I’m trying to implement PDF image downscaling/resampling (pre-print optimization) in iOS. Basing on information found here I wrote a code that iterates through document objects and swaps all images with something (I use the same hard-coded image, just to prove the concept). Obviously, I’d like to swap them with actual resampled images. I found a method on PTImage, exportAsPngStream, which takes PTFilterWriter as a parameter. Unfortunately I couldn’t find anything like PTMemoryFilter implemented in PDFNet iOS - is it just missing? Is there any other in-memory output filter implementation then? Or maybe there is another way to extract image data? Or maybe there is another way to downscale/resample images, natively implemented in PDFNet iOS (rather than pulling it into UIKit, performing necessary manipulations there, and pushing back the result)? I’d appreciate any pointers. Thanks
Rather than swap the images out manually, it might make more sense for you to use PDFNet’s Optimizer Add-on. The Optimizer API enables you to downsample / recompress all images in a document with a single API call. Please see https://www.pdftron.com/pdfnet/addons.html#Optimizer and https://www.pdftron.com/pdfnet/samplecode/OptimizerTest.m.html for details.
Would that approach work for you?
I’ve just stumbled across PTOptimizer today, but unfortunately our license doesn’t include PDF Optimizer permission, so I couldn’t try it out.
There are a few other concerns about using it though:
- We don’t necessarily want to downscale all the images, only heavy ones.
- We don’t necessarily want to optimize the whole document, only pages being selected for printing.
- Not sure that just dropping the DPI down to the same value across the whole document is flexible enough - more on that later.
So #1 can’t be achieved with PTOptimizer, though it’s not necessary a problem.
With #2 we could of course assemble a proxy document consisting of printable pages only, and apply optimization to it. By the way, with manual approach, is it possible to do the swapping only on some of the pages?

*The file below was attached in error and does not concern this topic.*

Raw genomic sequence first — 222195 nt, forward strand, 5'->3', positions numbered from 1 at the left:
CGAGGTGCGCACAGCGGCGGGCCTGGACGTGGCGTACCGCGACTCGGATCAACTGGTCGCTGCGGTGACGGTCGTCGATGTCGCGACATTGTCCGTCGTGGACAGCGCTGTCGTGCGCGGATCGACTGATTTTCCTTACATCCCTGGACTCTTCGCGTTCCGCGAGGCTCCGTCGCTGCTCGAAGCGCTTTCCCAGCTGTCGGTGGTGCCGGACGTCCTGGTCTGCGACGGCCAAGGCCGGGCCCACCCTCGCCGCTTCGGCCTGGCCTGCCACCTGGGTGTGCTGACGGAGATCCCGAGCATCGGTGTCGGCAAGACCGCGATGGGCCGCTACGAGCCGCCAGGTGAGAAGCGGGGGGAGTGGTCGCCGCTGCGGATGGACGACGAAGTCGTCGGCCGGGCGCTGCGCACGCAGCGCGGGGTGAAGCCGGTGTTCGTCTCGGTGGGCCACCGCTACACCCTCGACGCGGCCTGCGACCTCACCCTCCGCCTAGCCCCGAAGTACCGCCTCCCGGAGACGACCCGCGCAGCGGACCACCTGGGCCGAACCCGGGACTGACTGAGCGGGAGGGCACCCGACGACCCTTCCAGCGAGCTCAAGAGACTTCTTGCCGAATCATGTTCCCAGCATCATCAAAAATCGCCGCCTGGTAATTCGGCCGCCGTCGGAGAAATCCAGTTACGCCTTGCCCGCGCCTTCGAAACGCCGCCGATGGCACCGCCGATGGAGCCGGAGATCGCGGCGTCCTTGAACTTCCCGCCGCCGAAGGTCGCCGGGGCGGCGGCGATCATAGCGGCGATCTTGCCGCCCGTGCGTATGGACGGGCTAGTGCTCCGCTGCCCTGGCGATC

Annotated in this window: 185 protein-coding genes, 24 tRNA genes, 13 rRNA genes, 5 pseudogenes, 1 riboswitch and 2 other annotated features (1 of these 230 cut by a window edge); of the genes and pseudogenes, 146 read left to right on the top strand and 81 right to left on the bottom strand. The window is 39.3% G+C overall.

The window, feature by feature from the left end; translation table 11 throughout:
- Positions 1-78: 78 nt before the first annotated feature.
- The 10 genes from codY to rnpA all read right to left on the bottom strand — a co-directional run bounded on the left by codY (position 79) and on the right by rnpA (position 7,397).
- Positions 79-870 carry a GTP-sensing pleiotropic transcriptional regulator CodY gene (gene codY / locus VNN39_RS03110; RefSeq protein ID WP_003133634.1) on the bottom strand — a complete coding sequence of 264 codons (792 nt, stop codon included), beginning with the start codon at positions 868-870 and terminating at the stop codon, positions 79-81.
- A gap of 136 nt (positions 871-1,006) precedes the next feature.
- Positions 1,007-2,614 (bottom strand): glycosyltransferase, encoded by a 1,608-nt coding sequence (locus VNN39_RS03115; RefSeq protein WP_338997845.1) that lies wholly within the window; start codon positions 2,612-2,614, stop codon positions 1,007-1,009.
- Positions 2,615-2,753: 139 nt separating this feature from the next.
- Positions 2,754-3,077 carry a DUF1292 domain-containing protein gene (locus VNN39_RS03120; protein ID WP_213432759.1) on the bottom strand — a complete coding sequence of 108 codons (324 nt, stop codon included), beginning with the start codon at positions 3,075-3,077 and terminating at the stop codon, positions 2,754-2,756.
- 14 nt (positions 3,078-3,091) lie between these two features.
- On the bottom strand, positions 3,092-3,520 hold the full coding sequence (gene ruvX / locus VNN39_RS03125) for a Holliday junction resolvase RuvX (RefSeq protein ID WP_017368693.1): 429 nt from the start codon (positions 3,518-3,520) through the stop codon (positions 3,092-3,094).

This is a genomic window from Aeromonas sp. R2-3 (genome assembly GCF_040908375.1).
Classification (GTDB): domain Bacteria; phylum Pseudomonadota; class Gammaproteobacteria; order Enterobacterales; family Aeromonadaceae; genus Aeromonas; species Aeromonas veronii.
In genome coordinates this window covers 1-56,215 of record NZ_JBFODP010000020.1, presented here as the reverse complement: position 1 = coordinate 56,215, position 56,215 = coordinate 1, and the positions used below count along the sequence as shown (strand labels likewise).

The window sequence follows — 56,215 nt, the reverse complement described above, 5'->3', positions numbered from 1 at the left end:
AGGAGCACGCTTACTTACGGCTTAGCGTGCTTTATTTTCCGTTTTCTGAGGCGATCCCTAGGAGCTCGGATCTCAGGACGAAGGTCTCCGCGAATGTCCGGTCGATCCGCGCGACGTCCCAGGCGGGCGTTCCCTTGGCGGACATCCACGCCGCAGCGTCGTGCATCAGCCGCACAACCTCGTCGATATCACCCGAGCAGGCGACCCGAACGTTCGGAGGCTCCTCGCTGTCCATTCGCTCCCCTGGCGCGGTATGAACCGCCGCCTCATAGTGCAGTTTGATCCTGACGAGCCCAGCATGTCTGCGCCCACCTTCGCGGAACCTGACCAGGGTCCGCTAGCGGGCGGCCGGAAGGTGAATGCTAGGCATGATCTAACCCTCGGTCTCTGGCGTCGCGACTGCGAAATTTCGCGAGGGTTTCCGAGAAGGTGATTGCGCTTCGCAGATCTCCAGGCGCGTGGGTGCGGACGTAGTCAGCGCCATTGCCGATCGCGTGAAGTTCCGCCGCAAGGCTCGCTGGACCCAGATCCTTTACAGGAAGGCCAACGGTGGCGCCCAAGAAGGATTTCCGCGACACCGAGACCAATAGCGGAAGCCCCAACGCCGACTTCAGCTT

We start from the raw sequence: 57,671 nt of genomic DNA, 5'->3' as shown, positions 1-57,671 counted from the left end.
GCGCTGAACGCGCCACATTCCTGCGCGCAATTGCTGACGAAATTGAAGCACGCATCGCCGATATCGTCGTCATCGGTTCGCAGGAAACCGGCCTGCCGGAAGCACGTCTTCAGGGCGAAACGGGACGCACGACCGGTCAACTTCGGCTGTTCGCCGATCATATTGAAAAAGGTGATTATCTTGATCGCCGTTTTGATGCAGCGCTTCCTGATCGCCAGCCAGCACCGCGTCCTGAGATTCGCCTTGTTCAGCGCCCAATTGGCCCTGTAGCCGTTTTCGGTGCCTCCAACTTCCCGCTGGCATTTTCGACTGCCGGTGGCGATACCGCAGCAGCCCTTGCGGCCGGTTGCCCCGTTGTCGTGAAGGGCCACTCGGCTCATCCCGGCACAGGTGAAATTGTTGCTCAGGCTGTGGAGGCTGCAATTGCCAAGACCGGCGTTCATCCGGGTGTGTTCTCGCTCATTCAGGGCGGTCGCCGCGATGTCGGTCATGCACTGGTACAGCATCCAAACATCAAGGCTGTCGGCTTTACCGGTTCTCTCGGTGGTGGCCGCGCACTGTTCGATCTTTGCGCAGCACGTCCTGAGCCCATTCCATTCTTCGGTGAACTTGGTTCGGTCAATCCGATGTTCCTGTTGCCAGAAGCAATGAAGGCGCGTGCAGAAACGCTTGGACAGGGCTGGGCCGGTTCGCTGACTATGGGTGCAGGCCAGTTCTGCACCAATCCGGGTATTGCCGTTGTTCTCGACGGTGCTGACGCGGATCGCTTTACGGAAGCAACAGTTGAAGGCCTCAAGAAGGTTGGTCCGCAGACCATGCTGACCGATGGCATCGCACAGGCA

#3 is a bit trickier though.
Our application deals with multiple documents of various sizes and resolutions. Viewing experience is provided without any downscaling or resampling. It’s been originally implemented using Quartz, but it couldn’t keep up with heavy documents (even with tiled rendering) and therefore we’re in the process of reimplementing it using PDFNet, a well proven approach used in our apps for Windows Store and Android. Printing however is a separate story. As far as I know, there is no printing support provided by PDFNet iOS. There are two approaches to printing using UIPrintInteractionController - passing a print data or a rendering delegate. Some of the documents we deal with kill UIPrintInteractionController right away when thrown on it as a data stream - like 8000x8000 image embedded into page. Same happens when this document is drawn into CG context using rendering delegate approach. Using bitmaps rendered by PDFNet is not an option as it dramatically increases the print job size. Combining everything into optimized PDF and passing it as print data is not desired either, because there is a lot of extra content in the print output, sitting on top of the PDF and around it - we would like to avoid rewriting this content generation from simple CG drawing into annotating PDF. The idea is to pre-process PDF with PDFNet to reduce image size and then print it out using native Quartz rendering, which will be lean and fast for text and geometry and only slow down on images.
This was a bit of background. The task now is to handle that document with 8000x8000 image. Not sure what the DPI is, but it’s not necessarily very high already - the page itself is 111x111 inches (according to Acrobat). When using Quartz to print PDF you’re pretty isolated from physical units. iOS printing engine provides you with CGContext and output rectangle (not even sure what the units are), and you set a mapping between output rectangle and PDF crop box on that CGContext, and everything else happens magically. If I do this with original page, the app crashes out of memory. If I swap 8000x8000 image with the one downscaled to 1000x1000 (have no idea of resulting DPI) it doesn’t, even though the crop box is still huge. We don’t have to produce an optimized PDF as such, we only need to produce something, that Quartz can print without crashing out of memory. So the initial idea was to care not about DPI, but about pixel size of the image - cap it to some value, sensible from the memory consumption point of view. What do you think, am I on the wrong route?
P.S. I’ve proved the original concept by passing the original PTImage into UIImage through a temporary file, but it’s less than ideal. I’d be keen to do it in-memory.
P.P.S. Then I found PTImage2RGBA filter that seems to do the in-memory trick, but because of reading the whole image content at once and then loading it into CGImage, the app runs out of memory. It would be ideal to have PTImage.createWithFilter overload that does resizing - I really don’t want to implement downscaling with sequential reading myself…